Official: Special Operators Must 'Reinvent' Themselves
Defense DepartmentSpecial Operations Forces must “rediscover and reinvent” themselves to adjust for the increasing ability of near peer competitors, according to a Defense Department official.
Mark Mitchell, principal deputy assistant secretary of defense for special operations and low-intensity conflict, said Feb. 28 special operators will not always have technological advantages over their enemies and must be prepared for a “great power competition.”
“Russia today is not the Soviet Union and China today is not the China of the 70s or 80s,” he noted at the Special Operations-Low Intensity Conflict Symposium and Exhibition in Arlington, Virginia sponsored by the National Defense Industrial Association. “There are many ways in which [these nations] are much more integrated into the international security architecture and the economic systems while also trying to manipulate and undermine it.”
The National Defense Strategy also notes that competition will occur in areas “short of open warfare”; the United States will need to compete in areas such as cyber warfare and industrial espionage, he said. Adversaries have acquired advanced capabilities such as advanced computing, big data analytics, artificial intelligence and autonomous systems, he noted.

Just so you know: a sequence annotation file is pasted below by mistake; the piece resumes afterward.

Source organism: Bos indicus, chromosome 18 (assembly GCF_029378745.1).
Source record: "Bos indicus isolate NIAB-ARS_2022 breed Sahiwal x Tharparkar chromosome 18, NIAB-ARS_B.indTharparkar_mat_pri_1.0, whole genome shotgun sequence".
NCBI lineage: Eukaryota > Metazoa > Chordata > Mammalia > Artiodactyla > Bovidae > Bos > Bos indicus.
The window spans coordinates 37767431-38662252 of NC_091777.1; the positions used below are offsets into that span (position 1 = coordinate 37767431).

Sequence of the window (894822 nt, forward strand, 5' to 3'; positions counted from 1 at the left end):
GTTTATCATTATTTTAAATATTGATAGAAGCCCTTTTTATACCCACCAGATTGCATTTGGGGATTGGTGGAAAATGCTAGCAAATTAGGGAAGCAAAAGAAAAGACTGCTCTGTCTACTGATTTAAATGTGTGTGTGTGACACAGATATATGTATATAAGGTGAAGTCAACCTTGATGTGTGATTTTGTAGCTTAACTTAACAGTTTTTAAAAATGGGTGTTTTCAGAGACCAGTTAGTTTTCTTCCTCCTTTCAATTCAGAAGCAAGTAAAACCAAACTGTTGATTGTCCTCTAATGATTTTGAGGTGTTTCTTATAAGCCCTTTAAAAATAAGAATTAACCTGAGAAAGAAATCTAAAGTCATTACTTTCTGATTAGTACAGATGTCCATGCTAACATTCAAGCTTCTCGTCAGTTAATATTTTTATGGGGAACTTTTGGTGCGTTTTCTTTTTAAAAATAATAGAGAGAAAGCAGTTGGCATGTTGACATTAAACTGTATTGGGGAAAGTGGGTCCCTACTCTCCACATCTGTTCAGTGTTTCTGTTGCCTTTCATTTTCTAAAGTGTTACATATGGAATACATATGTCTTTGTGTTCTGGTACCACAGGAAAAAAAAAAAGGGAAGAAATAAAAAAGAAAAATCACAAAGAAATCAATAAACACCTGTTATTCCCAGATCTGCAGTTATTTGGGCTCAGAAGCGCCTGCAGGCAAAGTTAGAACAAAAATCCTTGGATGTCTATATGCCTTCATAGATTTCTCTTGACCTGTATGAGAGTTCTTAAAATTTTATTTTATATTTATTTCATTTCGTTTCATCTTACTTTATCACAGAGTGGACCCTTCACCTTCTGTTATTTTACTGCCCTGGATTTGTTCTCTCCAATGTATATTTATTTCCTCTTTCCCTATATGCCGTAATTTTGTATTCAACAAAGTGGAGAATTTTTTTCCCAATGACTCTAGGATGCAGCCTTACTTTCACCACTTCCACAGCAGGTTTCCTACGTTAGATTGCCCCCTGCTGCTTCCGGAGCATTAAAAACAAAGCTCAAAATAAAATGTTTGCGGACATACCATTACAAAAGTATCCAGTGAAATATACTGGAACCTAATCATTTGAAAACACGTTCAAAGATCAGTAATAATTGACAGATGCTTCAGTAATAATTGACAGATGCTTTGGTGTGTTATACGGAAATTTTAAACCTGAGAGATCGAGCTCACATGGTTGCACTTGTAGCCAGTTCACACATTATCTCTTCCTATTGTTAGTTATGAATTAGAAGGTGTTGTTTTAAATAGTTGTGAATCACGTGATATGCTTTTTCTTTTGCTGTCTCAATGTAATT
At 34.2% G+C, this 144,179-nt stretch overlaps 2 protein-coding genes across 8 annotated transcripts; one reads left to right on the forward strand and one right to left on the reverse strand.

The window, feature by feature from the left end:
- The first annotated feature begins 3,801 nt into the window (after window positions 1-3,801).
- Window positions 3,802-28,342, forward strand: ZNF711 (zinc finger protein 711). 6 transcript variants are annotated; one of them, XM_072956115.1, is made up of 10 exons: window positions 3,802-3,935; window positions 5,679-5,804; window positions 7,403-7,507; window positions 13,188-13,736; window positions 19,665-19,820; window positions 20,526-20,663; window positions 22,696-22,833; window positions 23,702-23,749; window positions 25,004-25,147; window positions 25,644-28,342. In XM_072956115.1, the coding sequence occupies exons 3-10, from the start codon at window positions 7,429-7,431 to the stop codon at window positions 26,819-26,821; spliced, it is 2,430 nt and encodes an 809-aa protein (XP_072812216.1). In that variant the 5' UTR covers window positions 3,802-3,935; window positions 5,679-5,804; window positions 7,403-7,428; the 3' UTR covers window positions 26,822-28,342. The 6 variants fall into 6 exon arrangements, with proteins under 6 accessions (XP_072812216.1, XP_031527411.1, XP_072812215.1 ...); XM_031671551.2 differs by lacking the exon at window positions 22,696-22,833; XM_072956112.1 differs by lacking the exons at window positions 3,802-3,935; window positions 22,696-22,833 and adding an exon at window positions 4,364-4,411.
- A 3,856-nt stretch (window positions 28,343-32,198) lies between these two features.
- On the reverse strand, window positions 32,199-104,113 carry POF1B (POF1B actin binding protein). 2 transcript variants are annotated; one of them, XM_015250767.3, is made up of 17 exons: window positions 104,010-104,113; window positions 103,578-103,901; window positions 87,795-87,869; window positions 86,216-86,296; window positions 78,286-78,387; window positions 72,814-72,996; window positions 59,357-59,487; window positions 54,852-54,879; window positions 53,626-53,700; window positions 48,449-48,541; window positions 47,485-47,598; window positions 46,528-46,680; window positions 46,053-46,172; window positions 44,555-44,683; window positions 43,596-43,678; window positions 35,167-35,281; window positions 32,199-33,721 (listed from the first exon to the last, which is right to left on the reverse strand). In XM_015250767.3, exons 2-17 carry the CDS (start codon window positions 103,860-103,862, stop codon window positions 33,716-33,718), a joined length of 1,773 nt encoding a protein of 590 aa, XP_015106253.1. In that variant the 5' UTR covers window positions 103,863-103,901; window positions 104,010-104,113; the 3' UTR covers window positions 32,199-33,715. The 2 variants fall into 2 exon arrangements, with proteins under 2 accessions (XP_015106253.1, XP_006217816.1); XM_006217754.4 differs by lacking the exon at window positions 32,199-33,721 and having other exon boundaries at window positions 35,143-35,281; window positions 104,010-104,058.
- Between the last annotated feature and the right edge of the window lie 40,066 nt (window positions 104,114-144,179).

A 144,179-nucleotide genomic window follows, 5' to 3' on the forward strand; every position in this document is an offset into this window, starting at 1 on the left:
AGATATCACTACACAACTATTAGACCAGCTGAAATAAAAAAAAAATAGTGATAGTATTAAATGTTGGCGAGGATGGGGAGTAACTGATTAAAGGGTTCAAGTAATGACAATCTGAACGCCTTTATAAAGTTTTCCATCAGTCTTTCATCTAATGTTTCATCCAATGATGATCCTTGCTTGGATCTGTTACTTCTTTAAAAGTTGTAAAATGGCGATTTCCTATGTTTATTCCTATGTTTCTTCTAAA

Rapid technological advancements change the character of war, he said, and the United States must adopt new capabilities quickly to adjust.
For instance, the United States must adjust to adversaries’ use of social media, he added.
“Our understanding and analysis of publicly available information has the potential to provide significant impact at the tactical, operational and strategic level if we can leverage it … at the speed of relevance,” he said.
Special operations forces are the “epitome ... of lethal force,” he noted, but must evolve to counter these increasing capabilities and reduce its dependence on expensive solutions, such as costly intelligence, surveillance and reconnaissance platforms.